The inevitable increases in computing power have brought us the ability to process larger and larger volumes of data in our data warehouses and operational data stores, as well as our transactional systems. Decreases in the relative cost of RAM have made it possible to store data sets in memory for processing and brought about an entirely new processing paradigm, and storage as always continues to be cheaper and cheaper. The result of this revolution has been the opportunity for companies to tackle data sources previously infeasible because of the amount or type of data the sources produce. This revolution, of course, is the phenomenon called Big Data.

Yet with these new sources, we find ourselves facing the same challenges we always have when it comes to how we interact with that data. Simply deploying new technology won’t answer questions for us such as:

  • Where does this data come from? Is it correct and accurate?
  • How do I integrate it with data from other sources and data I already have in my systems?
  • How are we using this data throughout the organisation?
  • What kinds of conclusions can I draw from the data and what are its limitations?
  • Who is responsible for making sure that this data is accurate, timely, and available for us to use in our decision-making?

Yet these questions need not stimulate new answers; they were just as relevant to the data we generated from our transactional systems, purchased from data-gathering sources, or created through our analytics platforms. The key then, as it is once again, is effective data governance.

As a reminder, data governance is nothing more than a set of processes to manage data assets in the organisation. It might be as simple as password-protecting database accounts or as complex as a formal Data Review Board with data architects, IT leaders, and representatives of the business meeting to plan the use and innovation of data sources in the company’s analytics.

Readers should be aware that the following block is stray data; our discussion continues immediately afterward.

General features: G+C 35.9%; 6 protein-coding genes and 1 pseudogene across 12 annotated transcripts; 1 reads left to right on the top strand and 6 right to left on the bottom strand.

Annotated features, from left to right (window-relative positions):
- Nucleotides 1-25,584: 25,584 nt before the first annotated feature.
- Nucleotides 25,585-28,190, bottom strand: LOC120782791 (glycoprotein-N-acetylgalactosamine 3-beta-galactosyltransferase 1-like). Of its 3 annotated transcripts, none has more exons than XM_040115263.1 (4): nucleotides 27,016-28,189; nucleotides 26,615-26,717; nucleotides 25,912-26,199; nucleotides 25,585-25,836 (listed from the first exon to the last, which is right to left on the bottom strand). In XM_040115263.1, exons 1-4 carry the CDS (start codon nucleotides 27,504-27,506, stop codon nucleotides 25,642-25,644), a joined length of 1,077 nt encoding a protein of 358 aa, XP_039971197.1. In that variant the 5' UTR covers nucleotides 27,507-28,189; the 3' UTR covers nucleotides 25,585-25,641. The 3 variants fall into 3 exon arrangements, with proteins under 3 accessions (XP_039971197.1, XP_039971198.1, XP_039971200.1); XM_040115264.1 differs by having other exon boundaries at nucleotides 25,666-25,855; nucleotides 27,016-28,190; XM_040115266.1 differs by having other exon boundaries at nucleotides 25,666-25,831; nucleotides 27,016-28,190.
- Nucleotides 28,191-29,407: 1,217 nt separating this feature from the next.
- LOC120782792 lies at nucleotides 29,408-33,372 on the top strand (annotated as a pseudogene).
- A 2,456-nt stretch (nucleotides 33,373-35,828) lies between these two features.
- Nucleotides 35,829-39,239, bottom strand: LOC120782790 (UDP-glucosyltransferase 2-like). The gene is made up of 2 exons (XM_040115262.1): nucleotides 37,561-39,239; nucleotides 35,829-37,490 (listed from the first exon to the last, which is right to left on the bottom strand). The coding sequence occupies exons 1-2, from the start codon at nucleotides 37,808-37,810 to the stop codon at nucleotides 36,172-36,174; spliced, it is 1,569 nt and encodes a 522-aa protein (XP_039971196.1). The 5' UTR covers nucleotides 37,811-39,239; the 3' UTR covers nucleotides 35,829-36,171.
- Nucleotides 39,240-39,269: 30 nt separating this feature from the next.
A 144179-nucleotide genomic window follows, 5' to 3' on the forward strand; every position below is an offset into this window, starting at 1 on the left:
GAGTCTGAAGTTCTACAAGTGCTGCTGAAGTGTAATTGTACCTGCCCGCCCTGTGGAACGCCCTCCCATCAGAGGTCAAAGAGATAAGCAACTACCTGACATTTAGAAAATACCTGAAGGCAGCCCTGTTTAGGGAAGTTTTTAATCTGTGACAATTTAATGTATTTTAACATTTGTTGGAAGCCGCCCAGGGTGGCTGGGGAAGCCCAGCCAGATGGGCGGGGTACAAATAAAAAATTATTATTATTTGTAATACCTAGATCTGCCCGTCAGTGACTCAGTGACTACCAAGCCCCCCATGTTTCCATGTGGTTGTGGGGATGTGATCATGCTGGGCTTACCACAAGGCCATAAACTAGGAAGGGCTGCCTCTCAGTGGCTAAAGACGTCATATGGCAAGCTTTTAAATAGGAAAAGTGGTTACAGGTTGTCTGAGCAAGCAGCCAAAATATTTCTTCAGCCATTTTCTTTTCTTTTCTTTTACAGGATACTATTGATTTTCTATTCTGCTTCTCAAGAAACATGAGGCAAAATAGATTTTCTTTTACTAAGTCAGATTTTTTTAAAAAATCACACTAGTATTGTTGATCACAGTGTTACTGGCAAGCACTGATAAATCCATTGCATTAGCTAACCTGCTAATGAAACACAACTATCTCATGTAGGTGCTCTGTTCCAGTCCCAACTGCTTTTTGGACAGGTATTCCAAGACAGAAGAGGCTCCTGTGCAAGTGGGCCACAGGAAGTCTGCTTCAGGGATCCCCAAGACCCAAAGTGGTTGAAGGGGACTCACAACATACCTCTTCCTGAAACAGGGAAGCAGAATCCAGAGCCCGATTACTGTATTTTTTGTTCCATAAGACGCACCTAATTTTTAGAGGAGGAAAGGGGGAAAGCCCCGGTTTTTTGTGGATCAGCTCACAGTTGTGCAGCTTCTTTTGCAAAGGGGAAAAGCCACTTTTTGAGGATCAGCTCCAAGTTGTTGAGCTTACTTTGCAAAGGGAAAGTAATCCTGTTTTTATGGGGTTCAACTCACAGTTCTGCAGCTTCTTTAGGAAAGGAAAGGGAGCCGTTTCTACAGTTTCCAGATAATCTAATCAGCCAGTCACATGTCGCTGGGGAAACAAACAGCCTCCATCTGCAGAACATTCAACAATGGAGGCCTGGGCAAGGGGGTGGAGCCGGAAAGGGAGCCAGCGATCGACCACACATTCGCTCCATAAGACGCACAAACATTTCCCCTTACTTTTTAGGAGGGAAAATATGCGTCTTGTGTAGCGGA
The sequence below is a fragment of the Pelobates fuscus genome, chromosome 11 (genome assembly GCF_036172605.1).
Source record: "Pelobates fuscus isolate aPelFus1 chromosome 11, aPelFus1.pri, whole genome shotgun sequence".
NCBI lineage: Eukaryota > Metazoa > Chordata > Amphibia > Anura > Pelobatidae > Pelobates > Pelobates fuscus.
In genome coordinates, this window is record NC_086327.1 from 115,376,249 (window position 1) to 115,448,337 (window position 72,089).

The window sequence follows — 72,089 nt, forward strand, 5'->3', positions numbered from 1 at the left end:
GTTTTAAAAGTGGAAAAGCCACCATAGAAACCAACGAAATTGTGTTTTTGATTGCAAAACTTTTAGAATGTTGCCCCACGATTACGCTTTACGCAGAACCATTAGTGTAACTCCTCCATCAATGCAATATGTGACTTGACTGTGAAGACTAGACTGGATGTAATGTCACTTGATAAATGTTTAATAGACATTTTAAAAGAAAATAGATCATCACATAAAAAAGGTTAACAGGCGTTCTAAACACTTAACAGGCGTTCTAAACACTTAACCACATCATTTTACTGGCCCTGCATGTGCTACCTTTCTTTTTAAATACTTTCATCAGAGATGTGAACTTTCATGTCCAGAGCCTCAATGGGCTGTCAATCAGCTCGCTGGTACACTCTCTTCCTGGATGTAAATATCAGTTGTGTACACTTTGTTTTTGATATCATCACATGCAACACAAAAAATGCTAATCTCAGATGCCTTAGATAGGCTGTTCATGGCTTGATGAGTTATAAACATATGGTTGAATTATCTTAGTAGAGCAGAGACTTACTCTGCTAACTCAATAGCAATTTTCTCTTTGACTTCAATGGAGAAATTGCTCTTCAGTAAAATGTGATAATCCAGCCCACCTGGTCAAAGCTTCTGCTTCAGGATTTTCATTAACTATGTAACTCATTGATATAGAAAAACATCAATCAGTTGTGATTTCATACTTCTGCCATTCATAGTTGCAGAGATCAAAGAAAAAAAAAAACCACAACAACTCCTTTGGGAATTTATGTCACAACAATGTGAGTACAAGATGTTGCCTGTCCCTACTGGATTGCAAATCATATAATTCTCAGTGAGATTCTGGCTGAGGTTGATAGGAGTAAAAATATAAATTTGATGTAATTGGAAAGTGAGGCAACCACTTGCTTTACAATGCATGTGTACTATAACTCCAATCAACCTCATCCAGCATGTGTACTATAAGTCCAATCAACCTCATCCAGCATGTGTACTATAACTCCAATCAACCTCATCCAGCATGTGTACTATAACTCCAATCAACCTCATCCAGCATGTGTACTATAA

The difference in the “modern era” of post-Big-Data challenges is that the data governance process at an organisation has a role of increasing importance in maintaining the integrity of the company’s data. Organisations that give lip-service to data governance when attempting to integrate external data streams or high-volume transactional content (such as real-time logistics tracking or plant-floor sensor output) will not even realise their mistakes when interested business units need to integrate this data with existing sources yet cannot, or (worse yet) can but only to create inconsistencies that support contradictory conclusions!

Richard Neale said in a thought-provoking article that “the quality of the data will vary depending on the information governance that surrounds the source.”1 I’ll take that one step further: the quality of the data will be determined principally by the data governance practice that manages it. The manner in which we manage our data through effective and deliberate processes will determine whether the data we choose to gather and use can be used to drive powerful and incisive decision-making or lead us down blind alleys of self-deception.

So do you have a data governance practice? How comfortable with it are you in the face of mounting pressures for more and more data?

DataHub Writer: Douglas R. Briggs

Mr. Briggs has been active in the fields of Data Warehousing and Business Intelligence for the entirety of his 17-year career. He was responsible for the early adoption and promulgation of BI at one of the world’s largest consumer product companies and developed their initial BI competency centre. He has consulted with numerous other companies about effective BI practices. He holds a Master of Science degree in Computer Science from the University of Illinois at Urbana-Champaign and a Bachelor of Arts degree from Williams College (Mass)..
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